So, here's a brief summary of why your character moves too fast when going diagonally in case you want to understand. If your character goes 1 pixel to the right, then 1 pixel up, then their movement is going along the sides of a 1 pixel square from corner to corner. If your character goes the length of 1 pixel's side, but moving diagonally, then they're destination would land on the edge of a quarter-circle (this is literally part of the definition of a circle). Here's an image to show this:

If I had it with more precision, the purple arrows would be the same size as the red arrow.

You're right that the pythagorean theorem is relevant, but it's more generally that trigonometry is relevant. A movement vector is just one way to frame the problem that's useful in a lot of games. If your game only allows 8 directions of linear movement, without any acceleration, then movement vectors are overkill in my opinion.

Instead, let me just tell you the answer to how the movement works out: to move a character diagonally at a 45 degree angle for a length of 1 pixel, you move that character approximately .7 pixels along each axis. The exact amount is the square root of 2 divided by 2, so you want more precision just use a calculator, but .7 is usually good enough. If you want to move that character more than 1 pixel, then just multiply the amount of pixels by .7.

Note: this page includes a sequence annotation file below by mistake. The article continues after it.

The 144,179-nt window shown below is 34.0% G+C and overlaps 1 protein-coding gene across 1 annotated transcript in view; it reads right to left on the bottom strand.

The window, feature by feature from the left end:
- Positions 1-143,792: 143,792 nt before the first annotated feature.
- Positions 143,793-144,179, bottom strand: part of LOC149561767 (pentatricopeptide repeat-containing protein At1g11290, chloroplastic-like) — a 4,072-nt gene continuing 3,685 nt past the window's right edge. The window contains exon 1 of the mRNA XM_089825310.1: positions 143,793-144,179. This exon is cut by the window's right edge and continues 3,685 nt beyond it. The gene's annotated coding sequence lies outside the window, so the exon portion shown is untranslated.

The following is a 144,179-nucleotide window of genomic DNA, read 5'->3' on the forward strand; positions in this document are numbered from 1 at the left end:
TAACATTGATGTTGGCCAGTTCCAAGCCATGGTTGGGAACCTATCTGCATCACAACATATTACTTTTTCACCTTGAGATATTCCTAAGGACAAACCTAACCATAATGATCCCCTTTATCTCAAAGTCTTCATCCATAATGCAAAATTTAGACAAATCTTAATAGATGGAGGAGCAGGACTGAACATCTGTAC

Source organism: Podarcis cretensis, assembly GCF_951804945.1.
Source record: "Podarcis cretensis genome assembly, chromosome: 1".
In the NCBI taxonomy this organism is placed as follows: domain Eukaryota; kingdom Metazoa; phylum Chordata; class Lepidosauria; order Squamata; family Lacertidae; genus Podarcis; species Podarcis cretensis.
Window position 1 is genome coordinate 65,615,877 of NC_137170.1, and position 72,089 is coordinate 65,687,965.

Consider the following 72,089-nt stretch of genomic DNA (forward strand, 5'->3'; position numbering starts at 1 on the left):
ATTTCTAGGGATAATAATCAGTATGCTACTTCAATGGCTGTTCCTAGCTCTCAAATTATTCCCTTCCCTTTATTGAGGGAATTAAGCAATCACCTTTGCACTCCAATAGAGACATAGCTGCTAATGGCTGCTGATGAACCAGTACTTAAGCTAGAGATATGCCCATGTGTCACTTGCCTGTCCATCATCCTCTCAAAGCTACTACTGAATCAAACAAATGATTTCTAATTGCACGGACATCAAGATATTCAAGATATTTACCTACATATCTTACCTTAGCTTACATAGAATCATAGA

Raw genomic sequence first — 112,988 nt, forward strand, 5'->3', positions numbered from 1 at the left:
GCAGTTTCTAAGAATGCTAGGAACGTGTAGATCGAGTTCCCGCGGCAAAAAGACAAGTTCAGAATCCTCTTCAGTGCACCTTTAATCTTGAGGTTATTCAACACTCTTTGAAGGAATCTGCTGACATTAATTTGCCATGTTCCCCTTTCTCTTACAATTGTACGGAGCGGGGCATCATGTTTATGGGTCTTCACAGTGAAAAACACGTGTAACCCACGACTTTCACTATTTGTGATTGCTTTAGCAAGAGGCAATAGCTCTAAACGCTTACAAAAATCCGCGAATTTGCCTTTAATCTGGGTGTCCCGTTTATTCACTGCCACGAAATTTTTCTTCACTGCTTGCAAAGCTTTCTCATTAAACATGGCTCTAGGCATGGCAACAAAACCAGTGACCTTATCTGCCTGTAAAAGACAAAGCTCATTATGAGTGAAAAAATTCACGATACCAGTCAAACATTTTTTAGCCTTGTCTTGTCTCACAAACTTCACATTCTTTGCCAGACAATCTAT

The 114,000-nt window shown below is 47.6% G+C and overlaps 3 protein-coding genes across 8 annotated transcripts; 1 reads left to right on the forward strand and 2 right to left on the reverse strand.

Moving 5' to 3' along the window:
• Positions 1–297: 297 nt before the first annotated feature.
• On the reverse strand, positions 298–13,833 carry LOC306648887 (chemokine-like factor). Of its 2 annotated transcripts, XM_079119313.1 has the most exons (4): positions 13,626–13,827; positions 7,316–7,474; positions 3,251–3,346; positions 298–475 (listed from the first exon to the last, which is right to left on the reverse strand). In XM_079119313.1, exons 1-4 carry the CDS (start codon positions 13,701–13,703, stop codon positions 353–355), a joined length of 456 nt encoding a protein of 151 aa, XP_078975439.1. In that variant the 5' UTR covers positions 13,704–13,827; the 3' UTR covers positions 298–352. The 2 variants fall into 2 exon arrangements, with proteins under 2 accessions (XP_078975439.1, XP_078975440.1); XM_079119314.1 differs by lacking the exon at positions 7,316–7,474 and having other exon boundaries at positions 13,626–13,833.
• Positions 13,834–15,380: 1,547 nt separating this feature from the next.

That said, depending on your game mechanics, especially your handling of the camera and collision detection, using non-whole numbers for position might cause other problems. If that happens, feel free to ask for further help.

I see what you mean, I changed the speed variable to .7 and it seems to have fixed the problem. Thank you so much! This is overall going to just be a test game and it's mainly just meant for me to understand this new programming language so I can develop full games in the future. An additional problem I am now trying to figure out is that when moving diagonal the animation for walking speeds up for some reason.

There’s another approximation that works well if you are updating the game 60 times per second :

Orthogonal moves stay at 1 pixel per frame, diagonal movements a 1 horizontal and one vertical pixel per frame, but every three frames diagonal movement is disabled.

That makes diagonal movements slightly slower but has the big advantage that every variable stays as an integer which is is a lot less headache for things like collisions or display.